The mezzanine team also distinguishes itself from some of its competitors by including hard commitments for credit lines to sponsors for add-on acquisitions and working capital, Casperson said.

‘Relationship-based lenders’

“We are relationship-based lenders,” he said. “That means we want to be good partners to the financial sponsors that show us opportunities. And ultimately when we invest with those sponsors and their portfolio companies, we want to help those businesses grow.”

While the mezzanine unit is part of a much larger firm, Oaktree Capital allows each of its business units to make its own decisions. This speeds the decision-making process for mezzanine loans, Makam and Casperson said.

“There isn’t somebody telling us we what we can or can’t do,” Casperson said. “It’s very simple. We have a team of 13 people and if a decision needs to be made, Raj and I can sit in the same room and make the decision and move on. It’s a very streamlined, fast process.”

Overall, providers of mezzanine financing have been under pressure in the face of competition from unitranche loans, which combine elements of mezzanine and senior debt into one instrument.

“They have definitely taken a share of the market, but there are a lot of deals to go around,” Casperson said.

“In many cases, a senior mezzanine type structure … offers greater capacity for add-on acquisitions because you have multiple lenders that have additional dry powder. And the blended cost of a senior-mezz financing is often less than a unitranche provider.”

Overall, the M&A pace continues to be challenged. Earlier this year volatility in the debt markets caused deal-makers to tap the brakes. Oaktree’s mezzanine unit still remains pleased with its overall investment pace.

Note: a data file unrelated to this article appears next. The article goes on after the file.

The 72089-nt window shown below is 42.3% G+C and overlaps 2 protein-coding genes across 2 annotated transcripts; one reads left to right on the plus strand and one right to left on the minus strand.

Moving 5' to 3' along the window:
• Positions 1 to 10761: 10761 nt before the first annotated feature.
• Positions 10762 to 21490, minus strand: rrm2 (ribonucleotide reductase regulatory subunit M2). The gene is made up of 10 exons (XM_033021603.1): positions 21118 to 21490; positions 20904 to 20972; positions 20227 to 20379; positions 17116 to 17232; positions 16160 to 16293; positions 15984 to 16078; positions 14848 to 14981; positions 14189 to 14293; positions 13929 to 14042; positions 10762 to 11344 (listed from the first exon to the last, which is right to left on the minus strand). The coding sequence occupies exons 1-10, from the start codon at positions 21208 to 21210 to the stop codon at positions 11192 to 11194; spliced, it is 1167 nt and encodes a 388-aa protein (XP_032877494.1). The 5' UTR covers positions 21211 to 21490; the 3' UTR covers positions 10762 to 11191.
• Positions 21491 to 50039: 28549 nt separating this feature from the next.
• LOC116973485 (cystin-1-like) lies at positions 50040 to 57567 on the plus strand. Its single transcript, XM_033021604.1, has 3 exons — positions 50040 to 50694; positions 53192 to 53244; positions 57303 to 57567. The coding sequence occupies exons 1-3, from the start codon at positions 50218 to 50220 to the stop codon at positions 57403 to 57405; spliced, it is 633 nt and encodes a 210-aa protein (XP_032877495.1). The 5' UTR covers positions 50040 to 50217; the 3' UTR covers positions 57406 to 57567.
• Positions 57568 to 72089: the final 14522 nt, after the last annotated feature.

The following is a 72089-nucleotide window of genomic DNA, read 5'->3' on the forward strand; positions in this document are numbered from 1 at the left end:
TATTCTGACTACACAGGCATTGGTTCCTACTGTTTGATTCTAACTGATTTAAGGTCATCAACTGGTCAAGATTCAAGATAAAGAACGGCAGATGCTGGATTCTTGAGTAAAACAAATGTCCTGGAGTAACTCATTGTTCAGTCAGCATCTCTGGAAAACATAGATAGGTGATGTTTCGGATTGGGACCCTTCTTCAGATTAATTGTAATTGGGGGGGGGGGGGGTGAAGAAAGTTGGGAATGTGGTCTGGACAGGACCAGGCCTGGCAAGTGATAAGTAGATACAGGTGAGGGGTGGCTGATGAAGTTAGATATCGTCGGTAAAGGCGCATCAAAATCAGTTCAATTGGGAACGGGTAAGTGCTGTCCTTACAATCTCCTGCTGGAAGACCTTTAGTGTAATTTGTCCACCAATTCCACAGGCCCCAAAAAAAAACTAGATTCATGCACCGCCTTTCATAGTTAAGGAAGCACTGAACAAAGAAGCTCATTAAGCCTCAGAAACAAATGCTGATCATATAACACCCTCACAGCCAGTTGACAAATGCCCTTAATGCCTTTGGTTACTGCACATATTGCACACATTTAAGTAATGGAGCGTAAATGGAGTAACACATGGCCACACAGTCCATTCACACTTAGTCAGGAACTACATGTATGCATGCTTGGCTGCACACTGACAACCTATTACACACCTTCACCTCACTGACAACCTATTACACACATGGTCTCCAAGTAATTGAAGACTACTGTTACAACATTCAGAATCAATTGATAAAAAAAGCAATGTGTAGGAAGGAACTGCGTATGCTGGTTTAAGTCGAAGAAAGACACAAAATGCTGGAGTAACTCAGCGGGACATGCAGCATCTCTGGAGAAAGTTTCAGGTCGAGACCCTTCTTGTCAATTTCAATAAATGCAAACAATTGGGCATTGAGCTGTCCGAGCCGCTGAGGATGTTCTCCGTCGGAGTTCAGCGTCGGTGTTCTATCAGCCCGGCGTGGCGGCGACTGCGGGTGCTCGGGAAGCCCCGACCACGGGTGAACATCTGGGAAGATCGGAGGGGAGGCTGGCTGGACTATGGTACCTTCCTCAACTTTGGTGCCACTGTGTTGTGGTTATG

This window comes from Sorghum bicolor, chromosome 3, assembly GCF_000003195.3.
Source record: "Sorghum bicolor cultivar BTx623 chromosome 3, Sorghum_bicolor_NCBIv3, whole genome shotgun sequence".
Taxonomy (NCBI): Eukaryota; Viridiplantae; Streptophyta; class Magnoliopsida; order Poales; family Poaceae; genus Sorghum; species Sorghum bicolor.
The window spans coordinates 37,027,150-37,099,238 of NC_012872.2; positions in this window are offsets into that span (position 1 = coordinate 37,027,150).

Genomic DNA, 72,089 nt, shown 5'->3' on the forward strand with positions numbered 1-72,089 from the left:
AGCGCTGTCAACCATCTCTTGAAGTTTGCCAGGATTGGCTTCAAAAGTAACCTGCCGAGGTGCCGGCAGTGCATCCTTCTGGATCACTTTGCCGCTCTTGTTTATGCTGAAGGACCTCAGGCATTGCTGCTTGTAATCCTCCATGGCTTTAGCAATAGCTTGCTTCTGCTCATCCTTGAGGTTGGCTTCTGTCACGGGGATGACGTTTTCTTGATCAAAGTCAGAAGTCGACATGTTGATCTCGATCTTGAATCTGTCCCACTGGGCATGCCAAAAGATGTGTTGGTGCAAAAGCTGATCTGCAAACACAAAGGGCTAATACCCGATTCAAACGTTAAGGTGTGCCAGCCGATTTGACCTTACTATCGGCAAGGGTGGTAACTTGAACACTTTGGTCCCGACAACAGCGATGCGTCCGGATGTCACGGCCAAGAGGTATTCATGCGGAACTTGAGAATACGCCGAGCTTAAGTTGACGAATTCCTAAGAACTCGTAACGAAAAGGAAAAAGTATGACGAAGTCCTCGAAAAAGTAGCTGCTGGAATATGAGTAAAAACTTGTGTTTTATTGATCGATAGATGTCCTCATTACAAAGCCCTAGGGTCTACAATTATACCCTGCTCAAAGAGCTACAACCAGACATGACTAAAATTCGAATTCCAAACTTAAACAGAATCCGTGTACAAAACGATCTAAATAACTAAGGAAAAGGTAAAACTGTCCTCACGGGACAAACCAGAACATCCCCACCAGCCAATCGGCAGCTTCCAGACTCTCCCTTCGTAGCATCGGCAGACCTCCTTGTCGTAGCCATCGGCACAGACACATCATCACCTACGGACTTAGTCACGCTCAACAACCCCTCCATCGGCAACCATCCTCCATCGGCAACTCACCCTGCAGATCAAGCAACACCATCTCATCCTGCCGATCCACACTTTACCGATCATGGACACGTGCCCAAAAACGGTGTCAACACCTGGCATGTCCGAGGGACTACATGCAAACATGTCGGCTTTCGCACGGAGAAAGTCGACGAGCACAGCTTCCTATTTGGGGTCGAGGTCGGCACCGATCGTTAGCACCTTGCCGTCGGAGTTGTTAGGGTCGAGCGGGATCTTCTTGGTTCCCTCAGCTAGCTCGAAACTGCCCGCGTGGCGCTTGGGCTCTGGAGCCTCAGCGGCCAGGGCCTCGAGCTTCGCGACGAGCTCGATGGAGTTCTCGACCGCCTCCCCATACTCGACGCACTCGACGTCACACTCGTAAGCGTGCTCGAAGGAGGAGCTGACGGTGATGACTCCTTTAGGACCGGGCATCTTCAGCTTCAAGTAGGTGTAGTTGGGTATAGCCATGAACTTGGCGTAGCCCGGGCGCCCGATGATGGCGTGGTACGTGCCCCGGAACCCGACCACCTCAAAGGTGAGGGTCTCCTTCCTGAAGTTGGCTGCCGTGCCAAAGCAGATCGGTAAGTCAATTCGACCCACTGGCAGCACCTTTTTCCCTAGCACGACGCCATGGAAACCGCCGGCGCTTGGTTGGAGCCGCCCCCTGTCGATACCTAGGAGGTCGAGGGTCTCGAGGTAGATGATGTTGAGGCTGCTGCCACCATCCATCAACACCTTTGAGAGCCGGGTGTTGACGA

While purchase-price multiples have climbed, equity contributions to deals have increased as well. to limit the amount of debt. Middle-market deal leverage typically remains well below 6x EBITDA.

“Most middle-market lending is done by participants who want to hold the paper,” Makam said. “There’s a natural governing mechanism to make sure the leverage is set in a range which works for you as a holder as opposed to what the market will bear.”

Impact of rates

Casperson said higher interest rates would help mezzanine lenders boost the rates on loans. Currently, flat rates are attracting investors to private debt because it provides a better return than Treasurys and other government-backed bonds.

 “The search for yield has impacted pricing in the middle market and depressed yields for mezzanine credit,” Casperson said. “If rates rose, we’d probably get better pricing and that would be nice.  I never thought they’d be down this long and there’s no prospect for them rising.”

Overall, Oaktree’s mezzanine unit continues to attract clients that may prefer to avoid some broadly syndicated market dynamics such as flex, a loan component that allows credit terms to change based on rising or falling demand. If flex is used, a loan may become much more expensive.

“There’s no flex” on the firm’s loans — “that’s how we compete,” Casperson said. “It’s that type of relationship. They know that if the company hits a bump in the road, we’re going to be supportive of the company and work with the sponsor and the senior lenders to do whatever waivers and amendments that are required.

“And we’re not going to charge an excessive rate, in order to get the company through the rough patch.”

Action Item: Oaktree’s Mezzanine unit, http://bit.ly/29xv9VE

Photo of Bill Casperson and Raj Makam in their New York City headquarters by Steve Gelsi